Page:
"I wondered 'Why me?' There's nothing about me. I'm just another kid out there. I knew what people said: 'He has a great attitude.' That's why I think so many people are out there to help me. I'm willing to go out there and work with the (young) kids. Some people in my position don't want to offer to help anyone else. I think that's why people help me because they know I would help them in a heartbeat."

Cooper's sunny disposition has persevered despite many challenges. There's been tragedy. His biological father received a long prison sentence. A house fire in Medina destroyed his home and possessions. Situations in his home life forced him to grow up sooner rather than enjoy being a kid. He even knows what it's like to be homeless, carrying possessions around in a trash bag.

Cooper is a Midwesterner, originally from Chicago, who lived in an area where gangs and drugs were prevalent.

Chambers was involved in that, giving Cooper a first-hand look at that kind of life when he lived with his father for a short period of time. Cooper seemed to be heading down a road in which gang life, not college life, would be his future. Circumstances resulted in Cooper returning to his mother before that happened. Chambers, who at times would hide his own drugs in his son's coat, later was arrested on federal drug charges.

Cooper, his mom and six of his eight other siblings moved from Chicago to Medina roughly six years ago into a house owned by the mother of Jalin's stepfather, Dion Cheatham. They did so to get away from the violent neighborhood -- to make sure Jalin and others in the family didn't fall into the trap of gang life.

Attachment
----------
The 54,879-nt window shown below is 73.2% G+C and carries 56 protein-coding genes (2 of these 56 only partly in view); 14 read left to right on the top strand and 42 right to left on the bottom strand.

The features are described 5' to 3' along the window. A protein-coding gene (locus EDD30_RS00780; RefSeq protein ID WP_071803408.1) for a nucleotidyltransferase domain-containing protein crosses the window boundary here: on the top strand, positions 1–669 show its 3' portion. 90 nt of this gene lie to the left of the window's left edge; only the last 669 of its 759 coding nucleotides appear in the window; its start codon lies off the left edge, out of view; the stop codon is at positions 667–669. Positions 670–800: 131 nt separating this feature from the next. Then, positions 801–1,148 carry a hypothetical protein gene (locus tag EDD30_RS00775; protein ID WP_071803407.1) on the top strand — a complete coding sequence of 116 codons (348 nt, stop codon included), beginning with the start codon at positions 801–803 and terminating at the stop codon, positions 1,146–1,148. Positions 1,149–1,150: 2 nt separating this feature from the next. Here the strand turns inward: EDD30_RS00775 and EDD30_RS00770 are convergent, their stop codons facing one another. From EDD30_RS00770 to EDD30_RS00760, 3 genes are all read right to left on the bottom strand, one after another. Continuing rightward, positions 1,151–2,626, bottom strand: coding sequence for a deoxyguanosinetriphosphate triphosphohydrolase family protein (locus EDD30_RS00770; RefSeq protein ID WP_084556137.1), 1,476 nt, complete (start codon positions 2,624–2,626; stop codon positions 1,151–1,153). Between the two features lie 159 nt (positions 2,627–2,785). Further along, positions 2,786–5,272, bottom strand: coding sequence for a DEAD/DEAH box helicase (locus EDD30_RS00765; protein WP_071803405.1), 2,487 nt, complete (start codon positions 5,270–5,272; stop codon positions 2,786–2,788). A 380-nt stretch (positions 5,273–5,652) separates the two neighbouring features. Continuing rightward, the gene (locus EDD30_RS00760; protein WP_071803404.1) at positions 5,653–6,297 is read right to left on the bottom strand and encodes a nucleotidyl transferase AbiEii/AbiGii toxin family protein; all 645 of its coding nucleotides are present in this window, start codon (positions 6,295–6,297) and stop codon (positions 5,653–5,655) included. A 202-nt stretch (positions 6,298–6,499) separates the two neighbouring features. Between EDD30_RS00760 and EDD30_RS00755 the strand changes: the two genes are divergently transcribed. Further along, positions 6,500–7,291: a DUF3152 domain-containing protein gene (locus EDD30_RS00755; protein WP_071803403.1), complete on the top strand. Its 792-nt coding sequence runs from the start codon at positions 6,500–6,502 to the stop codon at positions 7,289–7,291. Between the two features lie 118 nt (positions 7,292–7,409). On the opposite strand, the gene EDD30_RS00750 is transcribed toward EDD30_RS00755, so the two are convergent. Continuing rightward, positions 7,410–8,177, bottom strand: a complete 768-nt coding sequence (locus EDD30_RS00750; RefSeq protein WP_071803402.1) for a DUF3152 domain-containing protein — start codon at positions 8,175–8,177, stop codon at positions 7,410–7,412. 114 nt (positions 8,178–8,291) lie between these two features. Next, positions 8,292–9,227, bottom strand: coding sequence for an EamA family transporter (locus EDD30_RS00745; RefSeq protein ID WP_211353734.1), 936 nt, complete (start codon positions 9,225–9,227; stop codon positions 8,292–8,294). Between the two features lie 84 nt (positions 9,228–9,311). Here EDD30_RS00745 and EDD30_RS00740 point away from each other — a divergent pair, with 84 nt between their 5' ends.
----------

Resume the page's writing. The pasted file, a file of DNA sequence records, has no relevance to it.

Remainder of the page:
"It was just a thought (that turned into action)," Jalin said. "They wanted their children to have a safer life."

Welcome to Medina, where it's common to see kids playing outside or riding around on bicycles.

"When I first came here I thought it's a small country town. I was very confused," Jalin said. "I thought it was one road that led to everything. The first week or two I started school, I said 'I can't do this. Everybody keeps staring at me.' It felt weird. It made me miss Chicago."

It was a culture shock, but one Cooper got over it. Especially when he realized folks were looking at him not only because he was the new kid in school – which commanded attention – but he also was a skinny, 120-pound sixth grader who happened to be nearly 6-feet tall, which commanded even more attention.

"They had to look up to me," Cooper said of his shorter classmates.

Lydia Valley, the daughter of his future football coach, Eric Valley, was the first person to ask Cooper to be her friend.

"In Chicago you didn't have people run up to you like that," he said. "That was a big difference."

Cooper soon realized the move to Medina was a good thing.

"You see no violence," he said. "You see the kids talking a lot. You can walk around town without turning around every 10 seconds" to watch your back because of the neighborhood.

The move to Medina led to Cooper trying his hand in sports, but a natural he was not.